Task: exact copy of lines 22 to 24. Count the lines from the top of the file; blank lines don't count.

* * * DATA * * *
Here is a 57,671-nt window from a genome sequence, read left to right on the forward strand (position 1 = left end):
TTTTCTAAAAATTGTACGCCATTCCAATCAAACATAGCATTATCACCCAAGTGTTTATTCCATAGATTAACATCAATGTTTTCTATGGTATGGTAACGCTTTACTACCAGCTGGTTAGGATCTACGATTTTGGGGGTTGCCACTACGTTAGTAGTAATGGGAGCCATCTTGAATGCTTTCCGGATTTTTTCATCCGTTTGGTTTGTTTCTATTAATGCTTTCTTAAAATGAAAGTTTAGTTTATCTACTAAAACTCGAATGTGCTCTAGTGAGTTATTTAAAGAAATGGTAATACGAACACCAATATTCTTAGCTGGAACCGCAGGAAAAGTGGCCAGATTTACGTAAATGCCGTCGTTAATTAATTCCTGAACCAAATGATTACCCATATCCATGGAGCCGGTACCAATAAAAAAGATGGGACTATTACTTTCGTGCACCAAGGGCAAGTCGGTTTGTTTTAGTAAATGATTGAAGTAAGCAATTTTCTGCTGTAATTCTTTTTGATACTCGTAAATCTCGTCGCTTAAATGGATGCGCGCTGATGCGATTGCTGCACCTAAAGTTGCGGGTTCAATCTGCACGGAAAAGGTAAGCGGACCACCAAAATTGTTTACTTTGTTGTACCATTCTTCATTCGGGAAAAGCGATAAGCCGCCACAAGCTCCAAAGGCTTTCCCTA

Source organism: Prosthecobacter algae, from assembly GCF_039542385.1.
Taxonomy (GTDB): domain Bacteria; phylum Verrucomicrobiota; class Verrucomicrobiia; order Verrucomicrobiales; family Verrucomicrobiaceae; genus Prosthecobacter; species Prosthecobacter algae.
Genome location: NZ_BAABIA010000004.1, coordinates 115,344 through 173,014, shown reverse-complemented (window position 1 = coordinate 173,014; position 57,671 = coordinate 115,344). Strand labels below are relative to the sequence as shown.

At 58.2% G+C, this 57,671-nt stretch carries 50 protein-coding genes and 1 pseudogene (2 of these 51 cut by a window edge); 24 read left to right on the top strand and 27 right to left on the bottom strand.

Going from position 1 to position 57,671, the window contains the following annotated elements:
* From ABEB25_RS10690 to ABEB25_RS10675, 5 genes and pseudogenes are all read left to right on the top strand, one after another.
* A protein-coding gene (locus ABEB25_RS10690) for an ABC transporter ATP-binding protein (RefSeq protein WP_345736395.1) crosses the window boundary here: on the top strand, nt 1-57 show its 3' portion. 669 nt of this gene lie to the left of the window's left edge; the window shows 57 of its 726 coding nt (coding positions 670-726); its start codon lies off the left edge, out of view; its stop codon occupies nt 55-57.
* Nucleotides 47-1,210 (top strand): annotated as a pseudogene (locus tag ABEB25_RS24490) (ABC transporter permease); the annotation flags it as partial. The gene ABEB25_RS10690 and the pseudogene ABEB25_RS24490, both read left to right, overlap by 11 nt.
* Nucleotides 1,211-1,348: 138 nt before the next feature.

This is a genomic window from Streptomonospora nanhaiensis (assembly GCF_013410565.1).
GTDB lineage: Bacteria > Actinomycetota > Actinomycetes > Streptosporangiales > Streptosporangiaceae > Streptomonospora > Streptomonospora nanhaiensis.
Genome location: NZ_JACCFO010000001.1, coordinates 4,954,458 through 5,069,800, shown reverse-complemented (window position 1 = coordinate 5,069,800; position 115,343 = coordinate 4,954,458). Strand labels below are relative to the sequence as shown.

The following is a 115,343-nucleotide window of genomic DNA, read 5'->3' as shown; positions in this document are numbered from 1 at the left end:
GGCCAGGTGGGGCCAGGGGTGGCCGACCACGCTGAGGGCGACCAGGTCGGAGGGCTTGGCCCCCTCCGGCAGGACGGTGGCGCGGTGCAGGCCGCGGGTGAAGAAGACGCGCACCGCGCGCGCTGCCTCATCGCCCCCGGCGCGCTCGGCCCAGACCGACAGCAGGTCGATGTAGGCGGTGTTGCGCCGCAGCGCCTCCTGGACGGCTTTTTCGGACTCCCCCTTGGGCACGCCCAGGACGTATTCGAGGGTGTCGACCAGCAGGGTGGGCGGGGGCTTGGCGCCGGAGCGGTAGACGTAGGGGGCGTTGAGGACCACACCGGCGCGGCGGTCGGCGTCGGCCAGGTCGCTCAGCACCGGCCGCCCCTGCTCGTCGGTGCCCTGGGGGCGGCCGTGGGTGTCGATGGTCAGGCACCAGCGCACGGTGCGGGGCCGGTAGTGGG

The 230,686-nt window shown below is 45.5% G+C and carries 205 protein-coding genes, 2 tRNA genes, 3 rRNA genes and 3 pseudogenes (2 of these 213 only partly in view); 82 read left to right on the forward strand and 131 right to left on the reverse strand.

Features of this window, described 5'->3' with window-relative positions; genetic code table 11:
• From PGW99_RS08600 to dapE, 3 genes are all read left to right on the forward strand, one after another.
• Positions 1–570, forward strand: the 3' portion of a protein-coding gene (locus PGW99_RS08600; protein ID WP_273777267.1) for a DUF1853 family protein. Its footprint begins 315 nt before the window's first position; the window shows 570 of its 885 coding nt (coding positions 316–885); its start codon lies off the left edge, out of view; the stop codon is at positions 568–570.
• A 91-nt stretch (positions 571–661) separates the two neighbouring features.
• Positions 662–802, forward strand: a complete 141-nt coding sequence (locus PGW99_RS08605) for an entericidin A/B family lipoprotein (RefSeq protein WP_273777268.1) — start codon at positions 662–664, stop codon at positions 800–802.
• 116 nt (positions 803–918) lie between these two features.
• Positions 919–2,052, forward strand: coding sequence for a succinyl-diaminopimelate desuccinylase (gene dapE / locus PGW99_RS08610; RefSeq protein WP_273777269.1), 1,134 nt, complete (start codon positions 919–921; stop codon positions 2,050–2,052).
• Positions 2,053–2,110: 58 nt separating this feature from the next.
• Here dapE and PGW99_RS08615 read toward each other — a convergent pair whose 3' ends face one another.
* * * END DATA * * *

• Positions 662–802, forward strand: a complete 141-nt coding sequence (locus PGW99_RS08605) for an entericidin A/B family lipoprotein (RefSeq protein WP_273777268.1) — start codon at positions 662–664, stop codon at positions 800–802.
• 116 nt (positions 803–918) lie between these two features.
• Positions 919–2,052, forward strand: coding sequence for a succinyl-diaminopimelate desuccinylase (gene dapE / locus PGW99_RS08610; RefSeq protein WP_273777269.1), 1,134 nt, complete (start codon positions 919–921; stop codon positions 2,050–2,052).